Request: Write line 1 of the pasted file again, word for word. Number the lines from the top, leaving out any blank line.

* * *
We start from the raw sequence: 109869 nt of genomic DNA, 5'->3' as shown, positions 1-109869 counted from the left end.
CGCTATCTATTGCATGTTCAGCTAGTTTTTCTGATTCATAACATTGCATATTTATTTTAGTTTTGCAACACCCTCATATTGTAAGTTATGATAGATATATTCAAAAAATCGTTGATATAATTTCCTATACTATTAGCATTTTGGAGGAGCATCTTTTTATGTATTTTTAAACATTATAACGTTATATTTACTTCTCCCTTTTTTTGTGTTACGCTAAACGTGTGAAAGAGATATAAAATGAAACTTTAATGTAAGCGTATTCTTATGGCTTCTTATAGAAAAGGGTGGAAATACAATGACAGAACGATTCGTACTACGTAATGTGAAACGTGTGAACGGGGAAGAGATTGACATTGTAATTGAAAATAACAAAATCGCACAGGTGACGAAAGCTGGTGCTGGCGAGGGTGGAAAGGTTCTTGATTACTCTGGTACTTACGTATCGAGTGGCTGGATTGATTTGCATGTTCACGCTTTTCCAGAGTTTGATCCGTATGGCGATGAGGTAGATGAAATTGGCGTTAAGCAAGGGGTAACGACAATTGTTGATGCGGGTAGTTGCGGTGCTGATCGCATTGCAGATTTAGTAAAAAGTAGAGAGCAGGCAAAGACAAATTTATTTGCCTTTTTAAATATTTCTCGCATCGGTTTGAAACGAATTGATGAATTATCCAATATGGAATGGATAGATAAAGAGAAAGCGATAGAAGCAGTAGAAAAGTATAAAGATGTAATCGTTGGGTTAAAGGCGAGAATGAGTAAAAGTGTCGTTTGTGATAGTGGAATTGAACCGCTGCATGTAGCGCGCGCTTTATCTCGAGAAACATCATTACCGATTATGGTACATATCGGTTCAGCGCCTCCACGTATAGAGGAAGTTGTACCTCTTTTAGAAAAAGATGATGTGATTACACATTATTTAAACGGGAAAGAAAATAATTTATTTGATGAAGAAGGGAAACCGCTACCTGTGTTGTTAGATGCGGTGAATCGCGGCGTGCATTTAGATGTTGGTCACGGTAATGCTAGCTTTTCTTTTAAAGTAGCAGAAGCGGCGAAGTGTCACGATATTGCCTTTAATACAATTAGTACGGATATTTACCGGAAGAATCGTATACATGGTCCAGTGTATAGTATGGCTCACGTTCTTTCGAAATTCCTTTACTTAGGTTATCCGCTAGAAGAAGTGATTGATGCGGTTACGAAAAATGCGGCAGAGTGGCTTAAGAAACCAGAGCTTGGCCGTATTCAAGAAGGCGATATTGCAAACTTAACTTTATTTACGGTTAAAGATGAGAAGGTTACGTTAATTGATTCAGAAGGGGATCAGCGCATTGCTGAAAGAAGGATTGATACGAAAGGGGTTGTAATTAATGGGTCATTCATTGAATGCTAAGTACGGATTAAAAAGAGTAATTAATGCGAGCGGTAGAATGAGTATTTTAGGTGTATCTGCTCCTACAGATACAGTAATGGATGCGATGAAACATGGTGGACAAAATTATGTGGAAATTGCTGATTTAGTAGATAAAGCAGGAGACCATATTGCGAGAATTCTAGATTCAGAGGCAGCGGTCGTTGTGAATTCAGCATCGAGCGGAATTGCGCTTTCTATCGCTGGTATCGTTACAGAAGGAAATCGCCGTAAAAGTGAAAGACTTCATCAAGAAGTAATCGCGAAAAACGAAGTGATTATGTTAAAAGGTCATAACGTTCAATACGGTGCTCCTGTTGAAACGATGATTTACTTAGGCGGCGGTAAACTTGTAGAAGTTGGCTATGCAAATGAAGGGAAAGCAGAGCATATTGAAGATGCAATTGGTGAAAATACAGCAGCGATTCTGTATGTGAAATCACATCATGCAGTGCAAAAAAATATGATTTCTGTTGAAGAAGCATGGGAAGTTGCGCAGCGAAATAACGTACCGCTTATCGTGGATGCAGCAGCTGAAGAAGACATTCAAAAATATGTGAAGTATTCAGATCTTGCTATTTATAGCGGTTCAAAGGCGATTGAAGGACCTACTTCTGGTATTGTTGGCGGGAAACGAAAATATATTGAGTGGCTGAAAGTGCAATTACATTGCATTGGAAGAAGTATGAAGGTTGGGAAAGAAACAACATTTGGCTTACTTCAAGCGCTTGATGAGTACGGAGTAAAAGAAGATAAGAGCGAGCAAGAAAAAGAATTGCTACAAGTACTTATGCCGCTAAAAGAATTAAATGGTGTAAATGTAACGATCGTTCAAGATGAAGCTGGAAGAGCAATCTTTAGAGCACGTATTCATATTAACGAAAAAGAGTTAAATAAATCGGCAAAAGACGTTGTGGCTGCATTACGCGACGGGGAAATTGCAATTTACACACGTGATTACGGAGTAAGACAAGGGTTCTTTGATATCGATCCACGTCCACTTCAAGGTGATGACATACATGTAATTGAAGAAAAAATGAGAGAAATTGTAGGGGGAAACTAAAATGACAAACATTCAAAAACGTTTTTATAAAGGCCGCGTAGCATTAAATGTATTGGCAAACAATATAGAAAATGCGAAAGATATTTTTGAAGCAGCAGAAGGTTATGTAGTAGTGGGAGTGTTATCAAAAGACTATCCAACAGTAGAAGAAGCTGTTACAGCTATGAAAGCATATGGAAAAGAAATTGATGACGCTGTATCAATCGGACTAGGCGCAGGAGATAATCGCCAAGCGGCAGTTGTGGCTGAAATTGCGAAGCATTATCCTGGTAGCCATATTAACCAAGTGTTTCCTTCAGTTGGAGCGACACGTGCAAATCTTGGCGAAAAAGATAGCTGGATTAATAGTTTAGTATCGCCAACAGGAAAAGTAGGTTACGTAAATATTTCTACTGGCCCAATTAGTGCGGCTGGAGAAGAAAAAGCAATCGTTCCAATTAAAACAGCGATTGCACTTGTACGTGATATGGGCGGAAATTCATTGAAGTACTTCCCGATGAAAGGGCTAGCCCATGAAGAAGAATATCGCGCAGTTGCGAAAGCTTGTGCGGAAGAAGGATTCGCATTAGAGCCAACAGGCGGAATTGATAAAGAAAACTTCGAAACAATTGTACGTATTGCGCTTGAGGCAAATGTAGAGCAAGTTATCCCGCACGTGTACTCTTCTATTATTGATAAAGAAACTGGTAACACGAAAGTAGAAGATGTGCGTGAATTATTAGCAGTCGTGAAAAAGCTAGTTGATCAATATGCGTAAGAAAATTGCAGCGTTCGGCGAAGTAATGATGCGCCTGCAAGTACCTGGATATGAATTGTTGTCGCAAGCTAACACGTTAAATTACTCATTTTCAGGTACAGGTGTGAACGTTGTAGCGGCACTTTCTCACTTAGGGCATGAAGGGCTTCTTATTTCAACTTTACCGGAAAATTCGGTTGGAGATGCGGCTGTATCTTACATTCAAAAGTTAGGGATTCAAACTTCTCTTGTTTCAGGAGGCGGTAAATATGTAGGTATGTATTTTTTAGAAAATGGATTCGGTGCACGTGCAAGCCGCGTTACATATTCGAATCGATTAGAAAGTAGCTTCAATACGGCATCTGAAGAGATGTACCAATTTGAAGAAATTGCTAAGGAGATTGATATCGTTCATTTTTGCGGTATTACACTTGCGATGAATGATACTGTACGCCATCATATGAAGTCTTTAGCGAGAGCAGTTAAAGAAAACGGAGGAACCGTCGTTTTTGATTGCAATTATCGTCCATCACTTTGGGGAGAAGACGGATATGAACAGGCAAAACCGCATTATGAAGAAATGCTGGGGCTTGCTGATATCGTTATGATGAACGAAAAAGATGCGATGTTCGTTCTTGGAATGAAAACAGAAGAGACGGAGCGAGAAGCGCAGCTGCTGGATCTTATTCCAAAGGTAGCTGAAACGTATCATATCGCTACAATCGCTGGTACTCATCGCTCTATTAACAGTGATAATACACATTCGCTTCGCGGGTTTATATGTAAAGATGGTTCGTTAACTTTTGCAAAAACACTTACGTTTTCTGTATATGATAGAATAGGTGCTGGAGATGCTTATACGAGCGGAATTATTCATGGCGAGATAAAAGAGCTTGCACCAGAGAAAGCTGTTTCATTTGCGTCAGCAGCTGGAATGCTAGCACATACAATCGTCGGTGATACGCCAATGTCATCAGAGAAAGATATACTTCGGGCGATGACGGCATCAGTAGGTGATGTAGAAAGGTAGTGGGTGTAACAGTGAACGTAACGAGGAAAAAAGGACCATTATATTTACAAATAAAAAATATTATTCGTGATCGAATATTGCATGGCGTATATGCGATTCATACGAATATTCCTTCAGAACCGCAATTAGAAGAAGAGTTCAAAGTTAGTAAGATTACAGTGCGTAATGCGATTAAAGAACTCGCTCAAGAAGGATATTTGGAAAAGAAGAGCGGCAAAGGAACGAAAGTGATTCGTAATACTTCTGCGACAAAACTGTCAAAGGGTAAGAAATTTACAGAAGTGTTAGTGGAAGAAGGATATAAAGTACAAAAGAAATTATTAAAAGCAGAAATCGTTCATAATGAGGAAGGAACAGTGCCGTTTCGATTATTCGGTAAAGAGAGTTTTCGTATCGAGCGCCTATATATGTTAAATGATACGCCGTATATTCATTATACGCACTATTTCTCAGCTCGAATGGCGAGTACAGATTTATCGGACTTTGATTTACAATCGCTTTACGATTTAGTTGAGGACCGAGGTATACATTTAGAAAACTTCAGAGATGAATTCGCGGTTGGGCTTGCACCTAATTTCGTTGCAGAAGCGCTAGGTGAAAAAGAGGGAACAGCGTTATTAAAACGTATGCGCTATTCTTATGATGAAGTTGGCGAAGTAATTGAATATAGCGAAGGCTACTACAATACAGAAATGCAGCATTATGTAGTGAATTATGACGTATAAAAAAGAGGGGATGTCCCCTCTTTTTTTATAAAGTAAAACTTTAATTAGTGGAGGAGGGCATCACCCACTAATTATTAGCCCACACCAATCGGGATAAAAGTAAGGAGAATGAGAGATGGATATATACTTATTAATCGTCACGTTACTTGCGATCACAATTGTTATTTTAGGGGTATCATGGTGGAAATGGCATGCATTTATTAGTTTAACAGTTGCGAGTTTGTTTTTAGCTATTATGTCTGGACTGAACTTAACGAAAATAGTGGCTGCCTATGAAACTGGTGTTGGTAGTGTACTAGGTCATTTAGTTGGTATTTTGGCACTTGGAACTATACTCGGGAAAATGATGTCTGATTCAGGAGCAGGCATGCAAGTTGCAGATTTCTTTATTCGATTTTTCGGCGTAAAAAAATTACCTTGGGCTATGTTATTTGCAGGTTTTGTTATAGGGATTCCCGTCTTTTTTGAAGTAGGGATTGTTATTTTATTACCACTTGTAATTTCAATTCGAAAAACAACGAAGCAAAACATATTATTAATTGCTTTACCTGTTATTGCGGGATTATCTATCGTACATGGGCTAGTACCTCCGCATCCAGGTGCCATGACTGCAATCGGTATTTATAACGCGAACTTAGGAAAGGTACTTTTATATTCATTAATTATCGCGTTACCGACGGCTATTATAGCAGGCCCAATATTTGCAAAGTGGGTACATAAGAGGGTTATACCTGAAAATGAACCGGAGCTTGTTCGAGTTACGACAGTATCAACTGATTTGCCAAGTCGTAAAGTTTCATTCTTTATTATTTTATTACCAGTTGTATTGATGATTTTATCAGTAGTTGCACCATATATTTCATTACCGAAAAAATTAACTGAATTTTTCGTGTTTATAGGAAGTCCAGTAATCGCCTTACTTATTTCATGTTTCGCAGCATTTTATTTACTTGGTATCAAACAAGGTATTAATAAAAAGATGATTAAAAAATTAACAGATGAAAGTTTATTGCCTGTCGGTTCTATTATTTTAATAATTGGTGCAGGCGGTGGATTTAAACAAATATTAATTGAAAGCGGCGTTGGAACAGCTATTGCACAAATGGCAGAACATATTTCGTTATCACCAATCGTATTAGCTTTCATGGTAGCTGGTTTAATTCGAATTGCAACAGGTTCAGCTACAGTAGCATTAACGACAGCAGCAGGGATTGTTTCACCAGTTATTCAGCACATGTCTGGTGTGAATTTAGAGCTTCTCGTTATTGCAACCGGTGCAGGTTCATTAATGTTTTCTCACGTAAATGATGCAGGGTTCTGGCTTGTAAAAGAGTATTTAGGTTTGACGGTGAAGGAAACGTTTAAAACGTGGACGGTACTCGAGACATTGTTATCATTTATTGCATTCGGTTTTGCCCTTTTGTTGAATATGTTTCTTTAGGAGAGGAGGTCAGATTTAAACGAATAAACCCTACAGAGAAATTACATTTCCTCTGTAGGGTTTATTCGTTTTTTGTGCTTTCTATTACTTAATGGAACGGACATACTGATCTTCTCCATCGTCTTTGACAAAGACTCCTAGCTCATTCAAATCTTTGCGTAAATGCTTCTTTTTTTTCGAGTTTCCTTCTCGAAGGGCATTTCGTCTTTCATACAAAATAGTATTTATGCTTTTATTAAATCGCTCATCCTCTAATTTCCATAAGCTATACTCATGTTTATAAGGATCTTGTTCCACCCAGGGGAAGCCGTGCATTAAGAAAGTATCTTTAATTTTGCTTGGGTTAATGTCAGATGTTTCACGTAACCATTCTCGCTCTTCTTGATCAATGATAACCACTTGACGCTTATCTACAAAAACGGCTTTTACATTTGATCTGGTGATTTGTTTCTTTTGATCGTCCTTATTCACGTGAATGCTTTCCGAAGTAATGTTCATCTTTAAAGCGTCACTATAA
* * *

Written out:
We start from the raw sequence: 109869 nt of genomic DNA, 5'->3' as shown, positions 1-109869 counted from the left end.